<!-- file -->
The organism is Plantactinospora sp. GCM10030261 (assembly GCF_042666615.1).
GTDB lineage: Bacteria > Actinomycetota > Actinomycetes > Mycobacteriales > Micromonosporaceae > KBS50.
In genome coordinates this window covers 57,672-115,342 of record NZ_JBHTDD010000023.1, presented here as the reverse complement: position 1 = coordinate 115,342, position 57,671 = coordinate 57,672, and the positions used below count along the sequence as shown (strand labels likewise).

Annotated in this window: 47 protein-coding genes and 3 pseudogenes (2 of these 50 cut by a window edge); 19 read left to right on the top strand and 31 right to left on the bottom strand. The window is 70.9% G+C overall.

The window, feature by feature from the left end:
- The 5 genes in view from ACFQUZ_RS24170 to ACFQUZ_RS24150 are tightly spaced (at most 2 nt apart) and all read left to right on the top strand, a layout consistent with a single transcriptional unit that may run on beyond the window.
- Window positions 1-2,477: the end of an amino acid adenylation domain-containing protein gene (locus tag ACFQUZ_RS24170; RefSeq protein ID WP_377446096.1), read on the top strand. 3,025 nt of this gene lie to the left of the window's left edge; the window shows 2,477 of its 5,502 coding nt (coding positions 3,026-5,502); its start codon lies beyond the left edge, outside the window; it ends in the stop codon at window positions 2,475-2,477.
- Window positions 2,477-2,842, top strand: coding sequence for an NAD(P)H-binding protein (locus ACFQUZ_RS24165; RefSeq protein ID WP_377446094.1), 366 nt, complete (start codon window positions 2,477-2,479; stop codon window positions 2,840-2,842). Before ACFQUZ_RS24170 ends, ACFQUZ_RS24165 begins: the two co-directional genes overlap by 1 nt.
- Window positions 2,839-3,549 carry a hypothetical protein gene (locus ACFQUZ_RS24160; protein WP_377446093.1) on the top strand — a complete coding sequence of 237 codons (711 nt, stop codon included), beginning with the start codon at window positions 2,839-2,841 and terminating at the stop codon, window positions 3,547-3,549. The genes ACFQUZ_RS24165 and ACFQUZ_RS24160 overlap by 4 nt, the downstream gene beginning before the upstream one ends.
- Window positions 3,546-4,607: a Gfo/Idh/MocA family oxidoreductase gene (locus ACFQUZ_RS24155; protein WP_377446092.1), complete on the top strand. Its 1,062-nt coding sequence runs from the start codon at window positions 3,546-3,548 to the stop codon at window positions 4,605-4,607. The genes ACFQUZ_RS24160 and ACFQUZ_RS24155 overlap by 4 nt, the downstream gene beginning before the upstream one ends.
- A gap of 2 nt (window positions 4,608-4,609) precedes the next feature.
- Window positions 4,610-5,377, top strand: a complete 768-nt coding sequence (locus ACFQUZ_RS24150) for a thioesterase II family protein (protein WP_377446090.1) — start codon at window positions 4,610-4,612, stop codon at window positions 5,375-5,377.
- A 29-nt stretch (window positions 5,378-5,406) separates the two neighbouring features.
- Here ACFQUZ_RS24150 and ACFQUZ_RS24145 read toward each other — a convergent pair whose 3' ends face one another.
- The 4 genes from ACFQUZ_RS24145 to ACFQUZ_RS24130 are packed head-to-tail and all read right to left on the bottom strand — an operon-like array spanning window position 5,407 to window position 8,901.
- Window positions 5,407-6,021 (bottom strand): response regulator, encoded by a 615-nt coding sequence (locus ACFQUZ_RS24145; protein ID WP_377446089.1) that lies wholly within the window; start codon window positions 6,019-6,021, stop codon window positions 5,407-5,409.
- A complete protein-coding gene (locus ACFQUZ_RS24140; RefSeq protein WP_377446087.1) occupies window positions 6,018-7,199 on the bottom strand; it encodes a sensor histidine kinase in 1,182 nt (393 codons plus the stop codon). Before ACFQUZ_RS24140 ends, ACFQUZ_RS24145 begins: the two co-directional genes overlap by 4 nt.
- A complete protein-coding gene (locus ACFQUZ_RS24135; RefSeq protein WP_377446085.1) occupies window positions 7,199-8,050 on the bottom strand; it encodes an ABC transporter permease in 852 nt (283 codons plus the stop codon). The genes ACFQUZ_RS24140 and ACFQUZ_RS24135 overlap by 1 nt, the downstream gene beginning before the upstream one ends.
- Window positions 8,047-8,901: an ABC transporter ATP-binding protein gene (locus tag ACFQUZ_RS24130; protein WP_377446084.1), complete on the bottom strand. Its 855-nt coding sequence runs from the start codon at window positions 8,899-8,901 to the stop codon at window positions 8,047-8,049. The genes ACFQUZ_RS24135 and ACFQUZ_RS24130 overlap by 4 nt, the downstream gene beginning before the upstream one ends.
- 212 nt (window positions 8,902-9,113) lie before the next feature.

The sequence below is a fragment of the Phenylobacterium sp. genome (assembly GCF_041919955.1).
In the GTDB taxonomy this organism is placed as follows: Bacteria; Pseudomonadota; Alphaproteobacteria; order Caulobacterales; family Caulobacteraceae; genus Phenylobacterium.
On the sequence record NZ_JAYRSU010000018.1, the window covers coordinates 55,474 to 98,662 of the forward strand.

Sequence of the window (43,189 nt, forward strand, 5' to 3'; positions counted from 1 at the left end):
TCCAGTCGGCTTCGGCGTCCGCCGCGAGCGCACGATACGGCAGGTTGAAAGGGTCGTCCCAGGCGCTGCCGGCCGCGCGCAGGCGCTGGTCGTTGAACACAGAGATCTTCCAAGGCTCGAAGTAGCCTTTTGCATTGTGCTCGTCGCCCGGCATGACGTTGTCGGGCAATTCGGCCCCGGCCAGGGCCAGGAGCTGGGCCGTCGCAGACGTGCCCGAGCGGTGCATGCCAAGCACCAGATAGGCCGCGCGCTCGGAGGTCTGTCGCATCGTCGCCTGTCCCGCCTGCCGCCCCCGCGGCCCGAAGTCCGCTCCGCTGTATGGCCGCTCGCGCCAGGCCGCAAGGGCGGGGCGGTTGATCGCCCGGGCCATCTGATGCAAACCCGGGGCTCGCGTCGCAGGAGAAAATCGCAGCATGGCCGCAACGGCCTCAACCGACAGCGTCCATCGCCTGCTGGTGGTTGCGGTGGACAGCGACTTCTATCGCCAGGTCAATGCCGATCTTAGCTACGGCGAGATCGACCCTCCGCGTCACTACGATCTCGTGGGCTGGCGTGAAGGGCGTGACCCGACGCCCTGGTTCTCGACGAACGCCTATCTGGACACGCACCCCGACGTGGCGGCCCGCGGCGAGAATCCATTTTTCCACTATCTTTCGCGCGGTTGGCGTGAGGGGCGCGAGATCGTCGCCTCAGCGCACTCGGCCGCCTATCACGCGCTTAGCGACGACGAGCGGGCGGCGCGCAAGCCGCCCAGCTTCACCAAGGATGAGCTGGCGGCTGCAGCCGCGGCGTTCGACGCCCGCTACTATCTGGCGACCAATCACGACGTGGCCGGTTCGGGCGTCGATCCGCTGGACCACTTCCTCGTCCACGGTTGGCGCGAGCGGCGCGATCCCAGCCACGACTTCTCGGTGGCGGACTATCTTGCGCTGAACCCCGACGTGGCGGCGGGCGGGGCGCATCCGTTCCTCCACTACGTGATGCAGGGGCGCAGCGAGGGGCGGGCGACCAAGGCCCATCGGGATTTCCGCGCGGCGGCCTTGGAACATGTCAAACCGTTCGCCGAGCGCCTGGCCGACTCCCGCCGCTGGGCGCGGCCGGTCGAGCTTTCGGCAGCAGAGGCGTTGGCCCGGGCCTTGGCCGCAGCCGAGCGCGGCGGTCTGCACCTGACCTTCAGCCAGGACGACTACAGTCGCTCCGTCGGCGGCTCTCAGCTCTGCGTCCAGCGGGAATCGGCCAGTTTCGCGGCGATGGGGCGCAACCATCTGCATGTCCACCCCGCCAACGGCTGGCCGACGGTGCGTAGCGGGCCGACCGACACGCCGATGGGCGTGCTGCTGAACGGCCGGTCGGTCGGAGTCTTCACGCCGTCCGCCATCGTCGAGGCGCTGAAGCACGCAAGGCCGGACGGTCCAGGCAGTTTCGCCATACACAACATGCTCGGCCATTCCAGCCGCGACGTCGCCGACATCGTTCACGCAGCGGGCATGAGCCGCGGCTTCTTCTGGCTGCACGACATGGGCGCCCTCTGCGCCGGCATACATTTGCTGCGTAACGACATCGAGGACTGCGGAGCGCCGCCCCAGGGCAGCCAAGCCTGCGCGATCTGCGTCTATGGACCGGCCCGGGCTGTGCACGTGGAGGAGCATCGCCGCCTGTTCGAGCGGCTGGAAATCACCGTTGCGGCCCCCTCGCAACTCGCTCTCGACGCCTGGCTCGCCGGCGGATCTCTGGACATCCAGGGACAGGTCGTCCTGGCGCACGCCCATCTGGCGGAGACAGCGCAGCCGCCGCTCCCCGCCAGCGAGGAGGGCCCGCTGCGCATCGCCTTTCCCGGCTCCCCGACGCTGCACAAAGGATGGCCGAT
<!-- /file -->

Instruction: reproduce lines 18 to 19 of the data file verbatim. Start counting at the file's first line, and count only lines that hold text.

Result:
- A complete protein-coding gene (locus ACFQUZ_RS24135; RefSeq protein WP_377446085.1) occupies window positions 7,199-8,050 on the bottom strand; it encodes an ABC transporter permease in 852 nt (283 codons plus the stop codon). The genes ACFQUZ_RS24140 and ACFQUZ_RS24135 overlap by 1 nt, the downstream gene beginning before the upstream one ends.
- Window positions 8,047-8,901: an ABC transporter ATP-binding protein gene (locus tag ACFQUZ_RS24130; protein WP_377446084.1), complete on the bottom strand. Its 855-nt coding sequence runs from the start codon at window positions 8,899-8,901 to the stop codon at window positions 8,047-8,049. The genes ACFQUZ_RS24135 and ACFQUZ_RS24130 overlap by 4 nt, the downstream gene beginning before the upstream one ends.